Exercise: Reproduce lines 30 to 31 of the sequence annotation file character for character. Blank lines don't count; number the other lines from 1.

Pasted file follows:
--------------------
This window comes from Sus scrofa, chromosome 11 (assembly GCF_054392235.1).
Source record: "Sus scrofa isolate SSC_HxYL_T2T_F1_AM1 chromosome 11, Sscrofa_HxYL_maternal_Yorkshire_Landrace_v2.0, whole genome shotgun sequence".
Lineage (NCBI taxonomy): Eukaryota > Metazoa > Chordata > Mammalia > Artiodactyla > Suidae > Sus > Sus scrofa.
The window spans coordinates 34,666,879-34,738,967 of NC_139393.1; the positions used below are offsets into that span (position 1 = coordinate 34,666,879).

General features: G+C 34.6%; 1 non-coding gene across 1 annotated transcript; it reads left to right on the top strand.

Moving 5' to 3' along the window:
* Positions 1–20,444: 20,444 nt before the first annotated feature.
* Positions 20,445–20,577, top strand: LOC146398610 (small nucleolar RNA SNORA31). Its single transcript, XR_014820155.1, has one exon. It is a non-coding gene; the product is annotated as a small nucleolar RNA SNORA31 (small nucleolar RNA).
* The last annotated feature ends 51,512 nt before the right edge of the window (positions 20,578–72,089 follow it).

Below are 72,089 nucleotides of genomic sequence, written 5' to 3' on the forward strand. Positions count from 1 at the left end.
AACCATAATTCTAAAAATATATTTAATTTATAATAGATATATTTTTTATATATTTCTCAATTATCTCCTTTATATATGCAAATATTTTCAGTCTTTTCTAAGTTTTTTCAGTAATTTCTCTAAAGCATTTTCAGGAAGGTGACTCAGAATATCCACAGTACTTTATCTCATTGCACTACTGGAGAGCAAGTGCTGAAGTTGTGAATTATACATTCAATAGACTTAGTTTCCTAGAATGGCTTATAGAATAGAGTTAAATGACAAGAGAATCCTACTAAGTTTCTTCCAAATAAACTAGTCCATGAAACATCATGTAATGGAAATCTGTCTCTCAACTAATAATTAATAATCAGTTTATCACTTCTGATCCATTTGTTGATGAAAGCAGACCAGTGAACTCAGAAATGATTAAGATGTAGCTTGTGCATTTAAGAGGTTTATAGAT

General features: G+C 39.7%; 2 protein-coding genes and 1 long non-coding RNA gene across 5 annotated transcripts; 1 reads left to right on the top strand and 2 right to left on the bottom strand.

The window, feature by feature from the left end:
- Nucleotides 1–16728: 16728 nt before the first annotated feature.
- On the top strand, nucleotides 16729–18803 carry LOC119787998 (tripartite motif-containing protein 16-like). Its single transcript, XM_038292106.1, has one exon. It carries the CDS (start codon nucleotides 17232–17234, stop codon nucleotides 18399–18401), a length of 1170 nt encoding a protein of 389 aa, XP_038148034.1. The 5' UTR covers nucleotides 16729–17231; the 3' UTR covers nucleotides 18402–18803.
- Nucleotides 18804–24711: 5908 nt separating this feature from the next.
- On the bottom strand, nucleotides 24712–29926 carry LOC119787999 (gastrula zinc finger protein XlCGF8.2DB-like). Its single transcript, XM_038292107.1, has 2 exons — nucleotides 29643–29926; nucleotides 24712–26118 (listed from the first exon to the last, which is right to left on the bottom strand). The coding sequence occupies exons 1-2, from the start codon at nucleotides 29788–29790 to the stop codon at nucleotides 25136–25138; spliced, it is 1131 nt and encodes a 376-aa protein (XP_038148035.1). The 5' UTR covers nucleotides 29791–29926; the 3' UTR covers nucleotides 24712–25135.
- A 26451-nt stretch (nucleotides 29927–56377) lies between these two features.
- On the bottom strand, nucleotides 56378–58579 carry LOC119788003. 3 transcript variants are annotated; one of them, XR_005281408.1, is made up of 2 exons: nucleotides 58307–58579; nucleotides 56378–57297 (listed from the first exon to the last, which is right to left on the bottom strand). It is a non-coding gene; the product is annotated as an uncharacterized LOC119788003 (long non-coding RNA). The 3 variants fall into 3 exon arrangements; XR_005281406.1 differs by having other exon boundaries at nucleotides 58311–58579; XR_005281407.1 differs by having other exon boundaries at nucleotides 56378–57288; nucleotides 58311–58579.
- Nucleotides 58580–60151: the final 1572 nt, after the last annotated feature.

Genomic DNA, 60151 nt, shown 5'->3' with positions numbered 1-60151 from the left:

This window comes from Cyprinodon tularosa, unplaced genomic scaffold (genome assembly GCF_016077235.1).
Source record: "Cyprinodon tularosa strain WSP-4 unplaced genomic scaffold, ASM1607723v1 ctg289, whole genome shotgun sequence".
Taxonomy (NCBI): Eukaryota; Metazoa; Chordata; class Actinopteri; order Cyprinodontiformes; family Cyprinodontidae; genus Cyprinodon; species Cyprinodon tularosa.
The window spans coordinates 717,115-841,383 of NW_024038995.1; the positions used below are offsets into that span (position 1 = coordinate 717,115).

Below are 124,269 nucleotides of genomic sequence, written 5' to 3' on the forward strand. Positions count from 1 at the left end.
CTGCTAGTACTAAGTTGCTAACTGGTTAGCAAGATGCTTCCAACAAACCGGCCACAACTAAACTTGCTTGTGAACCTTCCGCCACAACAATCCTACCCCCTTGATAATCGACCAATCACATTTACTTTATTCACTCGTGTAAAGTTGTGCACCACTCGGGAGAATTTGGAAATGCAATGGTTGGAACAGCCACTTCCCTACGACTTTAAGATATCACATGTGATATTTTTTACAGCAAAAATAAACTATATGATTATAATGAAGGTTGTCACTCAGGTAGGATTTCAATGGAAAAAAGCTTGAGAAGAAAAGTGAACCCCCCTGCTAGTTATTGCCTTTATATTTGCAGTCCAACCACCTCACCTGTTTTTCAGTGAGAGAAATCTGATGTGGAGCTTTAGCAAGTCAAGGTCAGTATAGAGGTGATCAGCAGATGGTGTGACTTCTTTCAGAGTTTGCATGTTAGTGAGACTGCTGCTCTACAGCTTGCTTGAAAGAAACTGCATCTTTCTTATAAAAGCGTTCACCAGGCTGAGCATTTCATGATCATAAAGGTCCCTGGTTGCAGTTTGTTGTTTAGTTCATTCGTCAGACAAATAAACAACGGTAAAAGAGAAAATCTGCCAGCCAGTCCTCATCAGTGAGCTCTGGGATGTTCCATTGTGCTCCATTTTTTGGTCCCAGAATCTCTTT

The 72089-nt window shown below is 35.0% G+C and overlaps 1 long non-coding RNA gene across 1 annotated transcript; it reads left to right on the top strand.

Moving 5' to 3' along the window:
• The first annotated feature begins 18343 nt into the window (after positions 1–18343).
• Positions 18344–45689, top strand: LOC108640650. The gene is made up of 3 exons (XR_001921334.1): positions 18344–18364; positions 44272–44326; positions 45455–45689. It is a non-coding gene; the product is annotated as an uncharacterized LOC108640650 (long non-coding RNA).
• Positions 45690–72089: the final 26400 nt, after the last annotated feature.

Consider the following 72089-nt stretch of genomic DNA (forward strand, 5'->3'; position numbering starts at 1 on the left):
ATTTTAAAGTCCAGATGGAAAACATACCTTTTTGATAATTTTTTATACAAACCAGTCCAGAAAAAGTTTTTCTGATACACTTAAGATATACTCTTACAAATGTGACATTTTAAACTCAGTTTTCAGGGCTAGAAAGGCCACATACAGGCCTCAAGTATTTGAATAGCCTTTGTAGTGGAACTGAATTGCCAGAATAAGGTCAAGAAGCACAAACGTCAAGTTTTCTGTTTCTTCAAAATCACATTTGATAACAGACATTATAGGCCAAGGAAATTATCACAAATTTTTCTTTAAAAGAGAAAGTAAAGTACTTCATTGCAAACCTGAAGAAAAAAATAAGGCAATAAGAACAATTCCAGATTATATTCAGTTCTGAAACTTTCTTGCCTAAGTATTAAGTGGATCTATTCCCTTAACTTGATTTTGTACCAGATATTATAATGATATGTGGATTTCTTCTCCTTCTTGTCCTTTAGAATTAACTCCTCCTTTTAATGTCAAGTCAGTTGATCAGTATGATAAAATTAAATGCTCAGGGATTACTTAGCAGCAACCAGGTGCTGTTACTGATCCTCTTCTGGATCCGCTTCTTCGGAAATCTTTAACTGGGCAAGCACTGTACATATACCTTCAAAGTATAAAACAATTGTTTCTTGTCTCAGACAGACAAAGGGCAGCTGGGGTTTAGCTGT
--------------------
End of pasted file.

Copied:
• The first annotated feature begins 18343 nt into the window (after positions 1–18343).
• Positions 18344–45689, top strand: LOC108640650. The gene is made up of 3 exons (XR_001921334.1): positions 18344–18364; positions 44272–44326; positions 45455–45689. It is a non-coding gene; the product is annotated as an uncharacterized LOC108640650 (long non-coding RNA).